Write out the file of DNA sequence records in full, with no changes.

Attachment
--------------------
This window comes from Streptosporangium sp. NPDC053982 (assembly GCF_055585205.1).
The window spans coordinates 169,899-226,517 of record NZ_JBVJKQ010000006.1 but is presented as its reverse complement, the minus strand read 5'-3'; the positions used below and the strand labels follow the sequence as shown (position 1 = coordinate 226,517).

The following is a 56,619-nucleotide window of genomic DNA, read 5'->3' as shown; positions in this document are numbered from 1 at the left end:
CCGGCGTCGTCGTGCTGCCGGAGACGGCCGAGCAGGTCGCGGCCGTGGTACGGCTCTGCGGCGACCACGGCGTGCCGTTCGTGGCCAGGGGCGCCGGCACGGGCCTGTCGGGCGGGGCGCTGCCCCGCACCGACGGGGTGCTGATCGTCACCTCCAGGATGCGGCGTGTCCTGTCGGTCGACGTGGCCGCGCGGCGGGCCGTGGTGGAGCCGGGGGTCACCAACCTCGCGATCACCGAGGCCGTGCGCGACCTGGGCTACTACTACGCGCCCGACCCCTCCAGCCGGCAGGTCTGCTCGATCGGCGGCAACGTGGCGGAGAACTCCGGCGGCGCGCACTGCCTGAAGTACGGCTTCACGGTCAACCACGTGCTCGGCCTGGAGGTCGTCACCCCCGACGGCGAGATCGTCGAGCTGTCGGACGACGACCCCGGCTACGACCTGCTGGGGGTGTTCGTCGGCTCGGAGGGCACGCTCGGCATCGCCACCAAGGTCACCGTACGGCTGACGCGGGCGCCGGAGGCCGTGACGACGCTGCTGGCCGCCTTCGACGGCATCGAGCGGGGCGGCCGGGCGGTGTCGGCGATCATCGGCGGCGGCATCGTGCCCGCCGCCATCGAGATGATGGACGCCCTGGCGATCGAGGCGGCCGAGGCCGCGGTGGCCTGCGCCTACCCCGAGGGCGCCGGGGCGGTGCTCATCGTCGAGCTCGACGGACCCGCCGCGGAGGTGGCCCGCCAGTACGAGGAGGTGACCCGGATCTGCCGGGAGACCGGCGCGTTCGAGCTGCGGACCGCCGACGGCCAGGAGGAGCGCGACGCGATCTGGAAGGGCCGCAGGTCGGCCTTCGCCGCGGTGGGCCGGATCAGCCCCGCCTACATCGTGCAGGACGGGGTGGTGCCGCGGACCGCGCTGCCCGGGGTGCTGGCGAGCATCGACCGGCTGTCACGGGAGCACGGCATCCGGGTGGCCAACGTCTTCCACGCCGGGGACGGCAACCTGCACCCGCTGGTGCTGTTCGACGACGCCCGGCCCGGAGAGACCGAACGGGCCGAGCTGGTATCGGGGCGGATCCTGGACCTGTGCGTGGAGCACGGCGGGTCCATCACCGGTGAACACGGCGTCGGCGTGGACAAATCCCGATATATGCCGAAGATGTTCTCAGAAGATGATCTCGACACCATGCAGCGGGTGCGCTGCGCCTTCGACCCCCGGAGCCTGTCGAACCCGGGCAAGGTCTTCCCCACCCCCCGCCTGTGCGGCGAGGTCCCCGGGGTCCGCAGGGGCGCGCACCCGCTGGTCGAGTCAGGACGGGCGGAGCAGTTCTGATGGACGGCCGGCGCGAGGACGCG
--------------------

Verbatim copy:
This window comes from Streptosporangium sp. NPDC053982 (assembly GCF_055585205.1).
The window spans coordinates 169,899-226,517 of record NZ_JBVJKQ010000006.1 but is presented as its reverse complement, the minus strand read 5'-3'; the positions used below and the strand labels follow the sequence as shown (position 1 = coordinate 226,517).

The following is a 56,619-nucleotide window of genomic DNA, read 5'->3' as shown; positions in this document are numbered from 1 at the left end:
CCGGCGTCGTCGTGCTGCCGGAGACGGCCGAGCAGGTCGCGGCCGTGGTACGGCTCTGCGGCGACCACGGCGTGCCGTTCGTGGCCAGGGGCGCCGGCACGGGCCTGTCGGGCGGGGCGCTGCCCCGCACCGACGGGGTGCTGATCGTCACCTCCAGGATGCGGCGTGTCCTGTCGGTCGACGTGGCCGCGCGGCGGGCCGTGGTGGAGCCGGGGGTCACCAACCTCGCGATCACCGAGGCCGTGCGCGACCTGGGCTACTACTACGCGCCCGACCCCTCCAGCCGGCAGGTCTGCTCGATCGGCGGCAACGTGGCGGAGAACTCCGGCGGCGCGCACTGCCTGAAGTACGGCTTCACGGTCAACCACGTGCTCGGCCTGGAGGTCGTCACCCCCGACGGCGAGATCGTCGAGCTGTCGGACGACGACCCCGGCTACGACCTGCTGGGGGTGTTCGTCGGCTCGGAGGGCACGCTCGGCATCGCCACCAAGGTCACCGTACGGCTGACGCGGGCGCCGGAGGCCGTGACGACGCTGCTGGCCGCCTTCGACGGCATCGAGCGGGGCGGCCGGGCGGTGTCGGCGATCATCGGCGGCGGCATCGTGCCCGCCGCCATCGAGATGATGGACGCCCTGGCGATCGAGGCGGCCGAGGCCGCGGTGGCCTGCGCCTACCCCGAGGGCGCCGGGGCGGTGCTCATCGTCGAGCTCGACGGACCCGCCGCGGAGGTGGCCCGCCAGTACGAGGAGGTGACCCGGATCTGCCGGGAGACCGGCGCGTTCGAGCTGCGGACCGCCGACGGCCAGGAGGAGCGCGACGCGATCTGGAAGGGCCGCAGGTCGGCCTTCGCCGCGGTGGGCCGGATCAGCCCCGCCTACATCGTGCAGGACGGGGTGGTGCCGCGGACCGCGCTGCCCGGGGTGCTGGCGAGCATCGACCGGCTGTCACGGGAGCACGGCATCCGGGTGGCCAACGTCTTCCACGCCGGGGACGGCAACCTGCACCCGCTGGTGCTGTTCGACGACGCCCGGCCCGGAGAGACCGAACGGGCCGAGCTGGTATCGGGGCGGATCCTGGACCTGTGCGTGGAGCACGGCGGGTCCATCACCGGTGAACACGGCGTCGGCGTGGACAAATCCCGATATATGCCGAAGATGTTCTCAGAAGATGATCTCGACACCATGCAGCGGGTGCGCTGCGCCTTCGACCCCCGGAGCCTGTCGAACCCGGGCAAGGTCTTCCCCACCCCCCGCCTGTGCGGCGAGGTCCCCGGGGTCCGCAGGGGCGCGCACCCGCTGGTCGAGTCAGGACGGGCGGAGCAGTTCTGATGGACGGCCGGCGCGAGGACGCG